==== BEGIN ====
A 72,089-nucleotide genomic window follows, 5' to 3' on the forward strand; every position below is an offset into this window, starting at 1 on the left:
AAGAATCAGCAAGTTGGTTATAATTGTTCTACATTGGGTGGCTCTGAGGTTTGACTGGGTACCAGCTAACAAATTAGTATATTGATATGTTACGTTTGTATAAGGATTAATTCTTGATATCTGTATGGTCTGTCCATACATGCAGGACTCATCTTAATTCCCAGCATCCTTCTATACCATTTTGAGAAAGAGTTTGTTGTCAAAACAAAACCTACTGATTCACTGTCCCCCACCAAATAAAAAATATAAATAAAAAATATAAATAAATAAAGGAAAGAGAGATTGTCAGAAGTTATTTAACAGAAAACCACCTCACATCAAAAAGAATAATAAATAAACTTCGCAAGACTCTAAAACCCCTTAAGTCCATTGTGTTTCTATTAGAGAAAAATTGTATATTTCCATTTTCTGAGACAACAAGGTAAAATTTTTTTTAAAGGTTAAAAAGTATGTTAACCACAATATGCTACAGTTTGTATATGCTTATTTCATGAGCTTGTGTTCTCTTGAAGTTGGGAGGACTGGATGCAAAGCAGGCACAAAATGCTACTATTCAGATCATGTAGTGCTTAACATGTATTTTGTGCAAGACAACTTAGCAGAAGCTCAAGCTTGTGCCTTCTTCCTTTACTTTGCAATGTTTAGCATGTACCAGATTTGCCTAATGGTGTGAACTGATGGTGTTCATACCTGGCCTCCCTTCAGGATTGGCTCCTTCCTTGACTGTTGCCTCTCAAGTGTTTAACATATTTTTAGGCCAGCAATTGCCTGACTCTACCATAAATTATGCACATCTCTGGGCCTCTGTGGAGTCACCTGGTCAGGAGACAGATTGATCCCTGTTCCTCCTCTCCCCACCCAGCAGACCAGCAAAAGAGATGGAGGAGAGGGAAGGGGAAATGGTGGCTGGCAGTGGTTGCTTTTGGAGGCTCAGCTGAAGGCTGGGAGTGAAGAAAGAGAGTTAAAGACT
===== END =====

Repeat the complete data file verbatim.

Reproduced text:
A 72,089-nucleotide genomic window follows, 5' to 3' on the forward strand; every position below is an offset into this window, starting at 1 on the left:
AAGAATCAGCAAGTTGGTTATAATTGTTCTACATTGGGTGGCTCTGAGGTTTGACTGGGTACCAGCTAACAAATTAGTATATTGATATGTTACGTTTGTATAAGGATTAATTCTTGATATCTGTATGGTCTGTCCATACATGCAGGACTCATCTTAATTCCCAGCATCCTTCTATACCATTTTGAGAAAGAGTTTGTTGTCAAAACAAAACCTACTGATTCACTGTCCCCCACCAAATAAAAAATATAAATAAAAAATATAAATAAATAAAGGAAAGAGAGATTGTCAGAAGTTATTTAACAGAAAACCACCTCACATCAAAAAGAATAATAAATAAACTTCGCAAGACTCTAAAACCCCTTAAGTCCATTGTGTTTCTATTAGAGAAAAATTGTATATTTCCATTTTCTGAGACAACAAGGTAAAATTTTTTTTAAAGGTTAAAAAGTATGTTAACCACAATATGCTACAGTTTGTATATGCTTATTTCATGAGCTTGTGTTCTCTTGAAGTTGGGAGGACTGGATGCAAAGCAGGCACAAAATGCTACTATTCAGATCATGTAGTGCTTAACATGTATTTTGTGCAAGACAACTTAGCAGAAGCTCAAGCTTGTGCCTTCTTCCTTTACTTTGCAATGTTTAGCATGTACCAGATTTGCCTAATGGTGTGAACTGATGGTGTTCATACCTGGCCTCCCTTCAGGATTGGCTCCTTCCTTGACTGTTGCCTCTCAAGTGTTTAACATATTTTTAGGCCAGCAATTGCCTGACTCTACCATAAATTATGCACATCTCTGGGCCTCTGTGGAGTCACCTGGTCAGGAGACAGATTGATCCCTGTTCCTCCTCTCCCCACCCAGCAGACCAGCAAAAGAGATGGAGGAGAGGGAAGGGGAAATGGTGGCTGGCAGTGGTTGCTTTTGGAGGCTCAGCTGAAGGCTGGGAGTGAAGAAAGAGAGTTAAAGACT